India is projected to become the world's 5th largest economy by 2020. The IEA estimates that India will require 600-1200 GW of new electric power generation capacity by 2050. But 30% of India's power generation is lost to "aggregate technical and commercial" (AT&C) losses. To address this challenge, the Union Government created the India Smart Grid Task Force, chaired by Sam Pitroda, advisor to the Prime Minister. Sam Pitroda has a reputation for making change happen. As an advisor to a previous prime minister, Sam Pitroda spearheaded the telecom revolution in India which in 20 years transformed India from a country with 2 million phones to 900 million phones. He is a strong believer in the power of technology for enabling change for the benefit and betterment of society. Today at the ESRI User Conference Pitroda reiterated this theme.
Pitroda ponted out that India is a complex country, both geographically and with respect to the diversity of its people. Technology has been the key driver in India since 1947 when the British left. Agriculture, telecommunications, higher education, energy, and space technologies were among the initial focus areas. India is now able to feed 1.3 billion people and send satellites into space. 20 years ago there were 2 million telephones for about 800 million people. Now there are about 900 million phones, mostly wiereless, in India as a result of the telecommunications revolution that Pitroda helped to initiate.
The challenge that India is facing is 400 million people below the poverty line. Every national policy has to take this economic pyramid into account. India is also a very young country with 550 million people under the age of 25. These demographics means that the Indian development model has to be different from the Western model. It is simply inconceivable that every household in India (and China) will have a a car, pay $30,000 per year for education, and $70 000 for a bypass operation as in the United States.
The primary challenges that India faces are social equity, lessening the disparity between the affluent and the poor, urban and rural, educated and uneducated, reinforcing Indian democracy, and demography - creating economic opportunities for the young.
In Pitroda's view the key to meeting these challenges is information. People are poor because of a lack of information. Access to information is essential for making democracy work. Information is also a great leveler which helps reduce disparity. It is also going to help provide the 15 to 20 million new jobs that India needs to create every year.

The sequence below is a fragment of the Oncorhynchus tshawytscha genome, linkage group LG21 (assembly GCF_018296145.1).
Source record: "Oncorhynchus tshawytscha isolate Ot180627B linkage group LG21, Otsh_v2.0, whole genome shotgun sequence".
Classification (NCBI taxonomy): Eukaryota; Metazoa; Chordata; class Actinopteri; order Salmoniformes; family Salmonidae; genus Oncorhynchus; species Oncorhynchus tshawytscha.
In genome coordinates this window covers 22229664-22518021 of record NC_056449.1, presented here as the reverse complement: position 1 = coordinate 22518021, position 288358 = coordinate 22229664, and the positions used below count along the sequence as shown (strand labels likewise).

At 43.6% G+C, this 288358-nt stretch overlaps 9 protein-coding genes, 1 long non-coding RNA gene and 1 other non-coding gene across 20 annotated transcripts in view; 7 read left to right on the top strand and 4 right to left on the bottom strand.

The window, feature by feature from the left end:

Already most Indians have access to voice communications. The next challenge is data communications. India and tthe US jointly developed an open platform for sharing government data that is being made available to other countries. At a cost of about $2 billion, India has developed a Knowledge Network linking Indian universities and technical institutes. The next step is to create a fiber optic network linking Indian cities, towns, and villages, at an estmated cost of $7 billion over the next 18 to 24 months. The long term objective is to empower over a billion people.
A key part of the the IT platfom is developing geospatial infrastructure including data and technology. The XI Five-Year Plan mandated the use of geospatial technology in new mission-critical projects. The objective is to provide a seamless, nationwide, geospatially-enabled database, which will serve as a platform for data sharing amongst various national government departments and state governments.
Several years ago it was realized that just about every department has its own base map. The Water Department, the Revenue Department, the Gas Authority all had different base maps with different boundaries. Information is power and no one wants to share. It was recognized that it was essential to get everyone working together to agree on one common standard base map. It took a year and half to achieve this. It is not easy to get 30 different states some of which have populations of 200 million to agree on common standards and this requires changing people's mindset. From Pitroda's perspective the problem is a 19th Century mindset, 20th Century policies, and 21st Century technology. The solution is to get the younger generation to think differently.
Pitroda's vision is that a national information infrastructure based on a common geospatial platform will help make government more transparent and accountable, reduce corruption, reduce the waste of resources, empower citizens and provide a foundation for a uniquely Indian approach to innovation and economic development that will reduce disparity and create jobs for the young Indian workforce over the next decade or two. Based on the Indian experience with revolutionizing communications, Sam Pitroda is optimistic that access to information incorporating geospatial techology will transform Indian society. This is an incredible vision for transforming the lives of 1.3 billion people.